CoinDesk asked cypherpunk legend Timothy May, author of the “Crypto Anarchist Manifesto,” to write his thoughts on the bitcoin white paper on its 10th anniversary. What he sent back was a sprawling 30-page evisceration of a technology industry he feels is untethered from reality.
The original message is presented here as a fictional Q&A for clarity. The message remains otherwise unchanged. Read more in our White Paper Reflections series.
CoinDesk: Now that bitcoin has entered the history books, how do you feel the white paper fits in the pantheon of financial cryptography advances?
Tim: First, I’ll say I’ve been following, with some interest, some amusement and a lot of frustration for the past 10 years, the public situation with bitcoin and all of the related variants.
In the pantheon, it deserves a front-rank place, perhaps the most important development since the invention of double-entry book-keeping.
I can’t speak for what Satoshi intended, but I sure don’t think it involved bitcoin exchanges that have draconian rules about KYC, AML, passports, freezes on accounts and laws about reporting “suspicious activity” to the local secret police. There’s a real possibility that all the noise about “governance,” “regulation” and “blockchain” will effectively create a surveillance state, a dossier society.
I think Satoshi would barf. Or at least work on a replacement for bitcoin as he first described it in 2008-2009. I cannot give a ringing endorsement to where we are, or generate a puff-piece about the great things already done.
Sure, bitcoin and its variants – a couple of forks and many altcoin variants – more or less work the way it was originally intended. Bitcoin can be bought or mined, can be sent in various fast ways, small fees paid and recipients get bitcoin and it can be sold in tens of minutes, sometimes even faster.
No permission is needed for this, no centralized agents, not even any trust amongst the parties. And bitcoin can be acquired and then saved for many years.
But this tsunami that swept the financial world has also left a lot of confusion and carnage behind. Detritus of the knowledge-quake, failed experiments, Schumpeter’s “creative destructionism.” It’s not really ready for primetime. Would anyone expect their mother to “download the latest client from Github, compile on one of these platforms, use the Terminal to reset these parameters?”
What I see is losses of hundred of millions in some programming screw-ups, thefts, frauds, initial coin offerings (ICOs) based on flaky ideas, flaky programming and too few talented people to pull off ambitious plans.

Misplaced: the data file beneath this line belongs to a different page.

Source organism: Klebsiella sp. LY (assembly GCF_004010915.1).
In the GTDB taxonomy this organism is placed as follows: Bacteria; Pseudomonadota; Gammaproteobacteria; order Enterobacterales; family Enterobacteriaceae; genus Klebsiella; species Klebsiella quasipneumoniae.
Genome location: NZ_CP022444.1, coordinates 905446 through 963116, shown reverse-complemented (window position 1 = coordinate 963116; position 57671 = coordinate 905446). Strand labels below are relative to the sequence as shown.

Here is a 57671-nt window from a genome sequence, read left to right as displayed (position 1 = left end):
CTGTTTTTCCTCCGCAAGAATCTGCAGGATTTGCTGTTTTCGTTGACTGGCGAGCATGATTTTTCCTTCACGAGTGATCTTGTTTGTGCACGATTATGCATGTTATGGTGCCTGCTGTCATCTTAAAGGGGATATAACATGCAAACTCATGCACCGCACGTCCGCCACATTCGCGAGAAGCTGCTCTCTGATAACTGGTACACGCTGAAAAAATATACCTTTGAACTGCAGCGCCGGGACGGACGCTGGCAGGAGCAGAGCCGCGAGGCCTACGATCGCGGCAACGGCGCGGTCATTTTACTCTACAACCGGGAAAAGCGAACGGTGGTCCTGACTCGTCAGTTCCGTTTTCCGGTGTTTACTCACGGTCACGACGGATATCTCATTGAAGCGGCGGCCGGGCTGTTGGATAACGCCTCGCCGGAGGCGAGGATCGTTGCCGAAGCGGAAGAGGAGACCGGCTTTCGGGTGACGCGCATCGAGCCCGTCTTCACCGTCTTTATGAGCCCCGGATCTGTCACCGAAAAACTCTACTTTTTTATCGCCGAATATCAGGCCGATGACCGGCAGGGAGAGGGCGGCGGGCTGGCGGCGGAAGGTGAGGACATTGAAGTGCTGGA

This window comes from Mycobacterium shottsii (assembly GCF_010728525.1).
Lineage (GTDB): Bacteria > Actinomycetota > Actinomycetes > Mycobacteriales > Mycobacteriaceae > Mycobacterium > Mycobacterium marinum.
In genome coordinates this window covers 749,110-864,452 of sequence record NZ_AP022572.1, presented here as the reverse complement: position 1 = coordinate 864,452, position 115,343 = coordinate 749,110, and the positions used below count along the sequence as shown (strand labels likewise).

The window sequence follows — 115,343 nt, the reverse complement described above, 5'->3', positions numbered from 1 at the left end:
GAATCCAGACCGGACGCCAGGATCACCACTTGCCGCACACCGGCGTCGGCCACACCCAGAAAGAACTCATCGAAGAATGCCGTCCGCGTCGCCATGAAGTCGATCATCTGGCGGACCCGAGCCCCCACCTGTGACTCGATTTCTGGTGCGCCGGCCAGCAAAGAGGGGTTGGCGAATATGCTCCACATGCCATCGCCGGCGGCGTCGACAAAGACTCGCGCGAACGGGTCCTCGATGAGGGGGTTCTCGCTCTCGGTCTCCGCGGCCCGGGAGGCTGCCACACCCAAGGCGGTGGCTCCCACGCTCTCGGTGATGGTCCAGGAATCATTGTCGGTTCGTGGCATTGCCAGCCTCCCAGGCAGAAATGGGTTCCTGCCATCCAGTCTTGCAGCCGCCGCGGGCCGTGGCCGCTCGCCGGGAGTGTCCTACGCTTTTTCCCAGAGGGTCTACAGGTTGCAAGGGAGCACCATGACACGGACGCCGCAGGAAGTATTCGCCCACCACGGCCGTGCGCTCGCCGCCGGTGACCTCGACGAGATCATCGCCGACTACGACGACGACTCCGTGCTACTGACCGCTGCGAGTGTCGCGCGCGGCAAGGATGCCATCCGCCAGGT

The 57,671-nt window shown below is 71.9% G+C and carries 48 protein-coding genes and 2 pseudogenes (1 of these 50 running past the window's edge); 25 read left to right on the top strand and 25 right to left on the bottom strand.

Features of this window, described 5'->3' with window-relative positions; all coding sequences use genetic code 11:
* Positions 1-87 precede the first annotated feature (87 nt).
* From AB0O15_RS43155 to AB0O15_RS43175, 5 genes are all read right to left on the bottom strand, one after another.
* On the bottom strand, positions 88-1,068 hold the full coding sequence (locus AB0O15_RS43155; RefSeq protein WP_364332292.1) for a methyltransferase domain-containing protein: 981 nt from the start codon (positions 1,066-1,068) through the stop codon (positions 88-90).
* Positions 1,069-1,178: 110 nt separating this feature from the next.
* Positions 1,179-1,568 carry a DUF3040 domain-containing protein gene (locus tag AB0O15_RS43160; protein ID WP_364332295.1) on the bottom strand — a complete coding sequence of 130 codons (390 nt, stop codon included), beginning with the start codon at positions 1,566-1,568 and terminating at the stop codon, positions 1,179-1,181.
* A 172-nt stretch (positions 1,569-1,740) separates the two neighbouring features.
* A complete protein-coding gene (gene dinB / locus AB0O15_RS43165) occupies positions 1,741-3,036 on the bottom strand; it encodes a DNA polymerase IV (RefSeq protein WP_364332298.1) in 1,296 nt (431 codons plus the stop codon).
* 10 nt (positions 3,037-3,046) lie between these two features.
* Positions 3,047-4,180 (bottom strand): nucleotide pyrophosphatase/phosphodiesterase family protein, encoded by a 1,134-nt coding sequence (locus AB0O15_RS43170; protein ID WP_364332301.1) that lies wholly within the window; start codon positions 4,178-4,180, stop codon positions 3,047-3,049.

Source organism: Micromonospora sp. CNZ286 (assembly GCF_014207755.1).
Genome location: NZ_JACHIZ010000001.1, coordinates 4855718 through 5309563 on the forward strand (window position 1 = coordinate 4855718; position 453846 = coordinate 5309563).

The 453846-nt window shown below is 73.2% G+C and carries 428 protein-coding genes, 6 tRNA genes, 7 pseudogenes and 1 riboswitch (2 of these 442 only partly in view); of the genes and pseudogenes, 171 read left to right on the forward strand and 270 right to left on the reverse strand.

Sorry if this ruins the narrative, but I think the narrative is fucked. Satoshi did a brilliant thing, but the story is far from over. She/he/it even acknowledged this, that the bitcoin version in 2008 was not some final answer received from the gods..
CoinDesk: Do you think others in the cypherpunk community share your views? What do you think is creating interest in the industry, or killing it off?
Tim: Frankly, the newness in the Satoshi white paper (and then the early uses for things like Silk Road) is what drew many to the bitcoin world. If the project had been about a “regulatory-compliant,” “banking-friendly” thing, then interest would’ve been small. (In fact, there were some yawn-inducing electronic transfer projects going back a long time. “SET,” for Secure Electronic Transfer, was one such mind-numbingly-boring projects.)
It had no interesting innovations and was 99 percent legalese. Cypherpunks ignored it.
It’s true that some of us were there when things in the “financial cryptography” arena really started to get rolling. Except for some of the work by David Chaum, Stu Haber, Scott Stornetta, and a few others, most academic cryptographers were mainly focused on the mathematics of cryptology: their gaze had not turned much toward the “financial” aspects.
This has of course changed in the past decade. Tens of thousands of people, at least, have flocked into bitcoin, blockchain, with major conferences nearly every week. Probably most people are interested in the “Bitcoin Era,” starting roughly around 2008-2010, but with some important history leading up to it.
History is a natural way people understand things… it tells a story, a linear narrative.
(Read more at CoinDesk.com)